Systemic sclerosis (SSc) is a prototypic fibrotic illness affecting virtually every organ. Genetic and environmental factors both contribute to disease. In addition to fibrosis, vascular injury and gut dysbiosis are prominent; however, how these distinct processes are governed by gene-environment interactions, and how they are linked together in pathogenesis is largely unknown, precluding development of disease-modifying therapy. Based on remarkable recent data from our lab and others, we now propose a novel paradigm for the elusive gene- environment interaction in SSc that ties gut microbial metabolism to vascular injury and fibrosis and opens the door for innovative therapy: 1) gut microbiota exposed to a Western diet generate trimethylamine (TMA), which is converted in the host to trimethylamine N-oxide (TMAO) by the enzyme flavin-containing monooxygenase (FMO3). Elevated TMAO is associated with endothelial cell injury, promotion of fibrotic cellular phenotypes, and tissue fibrosis; 2) genetic variants of FMO3 show highly significant association with SSc; and 3) expression of FMO3 is significantly upregulated in SSc skin fibroblasts. Our hypothesis is that choline-rich diets via a metaorganismal axis generate elevated TMAO, which promotes vascular injury and organ fibrosis via endothelial-mesenchymal transition (endoMT) and other pathways implicated in SSc pathogenesis. We propose that the fibrotic propensity can be mitigated by selectively inhibiting gut TMA lyase, the microbial enzyme exclusively responsible for TMA generation. This represents a distinct and transformative treatment paradigm. During the first two years (R61 phase), we will determine if and how diet-dependent chronic TMAO elevation impacts fibrosis in distinct in vivo disease models and explanted cells. We will then evaluate if a translationally- relevant novel compound that selectively inhibits TMA lyase in the gut modifies these responses. We will determine whether endoMT represents a key mechanism linking diet-associated TMAO elevation and vascular injury and fibrosis. In Year 3 (R33 phase), undertaken upon achieving our predefined milestones, we will define the role of FMO3 in diet-induced fibrosis propensity, and determine if circulating TMAO is a potential diagnostic and prognostic biomarker of SSc and its endotypes in both cross-sectional and longitudinal studies. This project seeks to validate an entirely novel SSc paradigm that links the environment/diet and genetic risk (FMO3 variants) in a metaorganismal pathway that underlies SSc pathogenesis and can be selectively targeted for therapy.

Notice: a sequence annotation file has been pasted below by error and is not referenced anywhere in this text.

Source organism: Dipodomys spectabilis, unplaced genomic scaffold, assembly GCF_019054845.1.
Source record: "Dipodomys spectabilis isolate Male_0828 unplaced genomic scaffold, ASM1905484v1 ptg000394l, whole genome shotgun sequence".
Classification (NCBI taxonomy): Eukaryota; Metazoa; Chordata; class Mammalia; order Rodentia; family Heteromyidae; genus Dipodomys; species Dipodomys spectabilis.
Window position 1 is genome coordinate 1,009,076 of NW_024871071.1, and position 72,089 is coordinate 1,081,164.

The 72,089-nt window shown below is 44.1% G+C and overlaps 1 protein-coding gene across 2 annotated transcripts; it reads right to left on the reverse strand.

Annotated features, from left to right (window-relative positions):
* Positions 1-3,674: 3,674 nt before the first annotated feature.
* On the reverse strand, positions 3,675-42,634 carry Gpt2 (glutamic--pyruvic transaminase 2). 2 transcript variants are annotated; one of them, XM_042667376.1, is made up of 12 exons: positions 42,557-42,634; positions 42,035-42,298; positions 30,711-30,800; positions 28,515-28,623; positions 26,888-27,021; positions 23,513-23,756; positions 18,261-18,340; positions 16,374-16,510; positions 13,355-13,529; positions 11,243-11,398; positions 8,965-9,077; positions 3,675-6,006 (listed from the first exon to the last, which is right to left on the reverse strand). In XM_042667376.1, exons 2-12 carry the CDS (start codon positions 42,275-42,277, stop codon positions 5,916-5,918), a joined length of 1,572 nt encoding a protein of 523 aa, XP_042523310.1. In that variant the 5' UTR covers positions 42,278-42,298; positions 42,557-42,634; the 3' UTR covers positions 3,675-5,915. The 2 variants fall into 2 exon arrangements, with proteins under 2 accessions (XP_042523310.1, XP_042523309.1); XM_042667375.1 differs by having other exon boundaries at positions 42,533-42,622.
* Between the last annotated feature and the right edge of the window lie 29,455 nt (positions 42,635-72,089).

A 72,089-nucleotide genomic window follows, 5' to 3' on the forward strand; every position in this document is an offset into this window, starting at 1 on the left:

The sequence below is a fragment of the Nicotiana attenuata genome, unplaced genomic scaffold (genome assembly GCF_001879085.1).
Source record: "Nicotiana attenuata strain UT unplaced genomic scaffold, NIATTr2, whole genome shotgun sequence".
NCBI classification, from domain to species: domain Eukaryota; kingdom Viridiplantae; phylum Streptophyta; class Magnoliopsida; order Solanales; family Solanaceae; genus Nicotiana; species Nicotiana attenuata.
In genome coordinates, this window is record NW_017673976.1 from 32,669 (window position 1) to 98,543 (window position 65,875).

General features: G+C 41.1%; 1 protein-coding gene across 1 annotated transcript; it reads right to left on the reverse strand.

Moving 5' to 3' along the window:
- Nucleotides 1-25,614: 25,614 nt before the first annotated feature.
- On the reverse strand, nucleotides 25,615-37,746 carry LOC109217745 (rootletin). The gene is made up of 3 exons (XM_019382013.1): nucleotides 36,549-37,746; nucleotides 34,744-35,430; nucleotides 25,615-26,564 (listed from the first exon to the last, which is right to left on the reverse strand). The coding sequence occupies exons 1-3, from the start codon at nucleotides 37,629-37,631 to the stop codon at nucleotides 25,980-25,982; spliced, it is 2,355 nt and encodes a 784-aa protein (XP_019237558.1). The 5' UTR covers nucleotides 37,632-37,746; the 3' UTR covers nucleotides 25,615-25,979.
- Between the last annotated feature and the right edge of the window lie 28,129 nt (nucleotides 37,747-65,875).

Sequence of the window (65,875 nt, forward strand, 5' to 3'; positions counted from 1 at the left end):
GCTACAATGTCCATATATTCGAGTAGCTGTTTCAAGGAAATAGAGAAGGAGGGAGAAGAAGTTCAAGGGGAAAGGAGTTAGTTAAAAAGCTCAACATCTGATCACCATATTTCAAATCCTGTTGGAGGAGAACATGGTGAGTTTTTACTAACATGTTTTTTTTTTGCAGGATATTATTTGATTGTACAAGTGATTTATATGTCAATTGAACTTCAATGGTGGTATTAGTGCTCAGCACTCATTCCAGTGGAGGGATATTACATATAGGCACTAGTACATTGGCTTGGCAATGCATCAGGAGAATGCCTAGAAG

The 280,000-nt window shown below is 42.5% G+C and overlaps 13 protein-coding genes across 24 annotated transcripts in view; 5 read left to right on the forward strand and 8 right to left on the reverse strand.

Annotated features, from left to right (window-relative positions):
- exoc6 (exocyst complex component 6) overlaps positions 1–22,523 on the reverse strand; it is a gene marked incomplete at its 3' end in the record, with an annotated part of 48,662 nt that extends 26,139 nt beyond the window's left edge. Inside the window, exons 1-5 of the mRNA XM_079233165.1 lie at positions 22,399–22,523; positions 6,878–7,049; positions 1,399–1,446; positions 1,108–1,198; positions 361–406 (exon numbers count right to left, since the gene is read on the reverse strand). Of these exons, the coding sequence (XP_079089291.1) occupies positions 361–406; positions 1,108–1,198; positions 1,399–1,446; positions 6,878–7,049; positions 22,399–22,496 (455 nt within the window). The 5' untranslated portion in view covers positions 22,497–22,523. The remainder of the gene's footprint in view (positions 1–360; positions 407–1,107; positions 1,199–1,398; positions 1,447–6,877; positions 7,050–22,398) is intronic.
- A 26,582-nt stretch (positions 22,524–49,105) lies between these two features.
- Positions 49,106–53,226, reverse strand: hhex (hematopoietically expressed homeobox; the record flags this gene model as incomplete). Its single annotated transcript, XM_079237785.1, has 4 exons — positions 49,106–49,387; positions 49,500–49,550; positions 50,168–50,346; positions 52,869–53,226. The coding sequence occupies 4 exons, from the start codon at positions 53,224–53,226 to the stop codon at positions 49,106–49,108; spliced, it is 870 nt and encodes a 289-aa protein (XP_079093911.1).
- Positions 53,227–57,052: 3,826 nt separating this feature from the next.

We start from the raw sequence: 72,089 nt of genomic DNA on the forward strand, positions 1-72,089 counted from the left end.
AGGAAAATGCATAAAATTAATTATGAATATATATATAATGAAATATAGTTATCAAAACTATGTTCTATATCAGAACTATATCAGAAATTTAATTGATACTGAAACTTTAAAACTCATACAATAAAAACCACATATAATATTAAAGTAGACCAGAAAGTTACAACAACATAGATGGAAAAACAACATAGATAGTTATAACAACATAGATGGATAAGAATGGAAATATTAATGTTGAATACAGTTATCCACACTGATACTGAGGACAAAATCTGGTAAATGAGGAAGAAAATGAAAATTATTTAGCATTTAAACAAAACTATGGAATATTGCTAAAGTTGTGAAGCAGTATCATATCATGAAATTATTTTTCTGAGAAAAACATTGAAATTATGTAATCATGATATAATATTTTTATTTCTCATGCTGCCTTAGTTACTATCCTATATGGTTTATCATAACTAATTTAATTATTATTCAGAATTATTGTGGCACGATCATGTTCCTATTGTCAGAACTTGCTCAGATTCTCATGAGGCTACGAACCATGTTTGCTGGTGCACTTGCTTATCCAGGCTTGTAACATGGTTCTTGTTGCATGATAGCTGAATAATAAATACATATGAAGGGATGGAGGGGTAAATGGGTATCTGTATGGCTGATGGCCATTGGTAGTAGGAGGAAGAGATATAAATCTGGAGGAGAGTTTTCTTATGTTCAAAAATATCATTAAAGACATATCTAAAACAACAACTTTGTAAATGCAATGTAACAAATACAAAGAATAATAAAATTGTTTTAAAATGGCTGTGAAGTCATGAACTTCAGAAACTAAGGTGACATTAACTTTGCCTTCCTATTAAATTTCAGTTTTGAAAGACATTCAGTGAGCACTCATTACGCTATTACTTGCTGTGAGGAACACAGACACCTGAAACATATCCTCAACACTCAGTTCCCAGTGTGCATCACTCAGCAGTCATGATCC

Public Health Relevance

New approaches for developing disease-modifying therapy in scleroderma (systemic sclerosis, SSc) are urgently needed. This application seeks to generate data for an entirely novel paradigm for the elusive gene- environment interaction in SSc that ties the diet and gut dysbiosis to vascular injury and fibrosis underlying SSc pathogenesis. Our high risk, high reward approach is fundamentally different from traditional reductionist strategies and seeks to integrate environmental dietary factors (via gut microbial TMA generation from nutrient in the western diet) with enhanced host TMA metabolism (via genetic variant of FMO3) in a metaorganismal pathway that drives disease and to develop novel approaches for pharmacological disease-modifying therapy.

National Institute of Health (NIH)
National Institute of Arthritis and Musculoskeletal and Skin Diseases (NIAMS)
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Special Emphasis Panel (ZAR1)
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Park, Heiyoung
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Northwestern University at Chicago
Internal Medicine/Medicine
Schools of Medicine
United States
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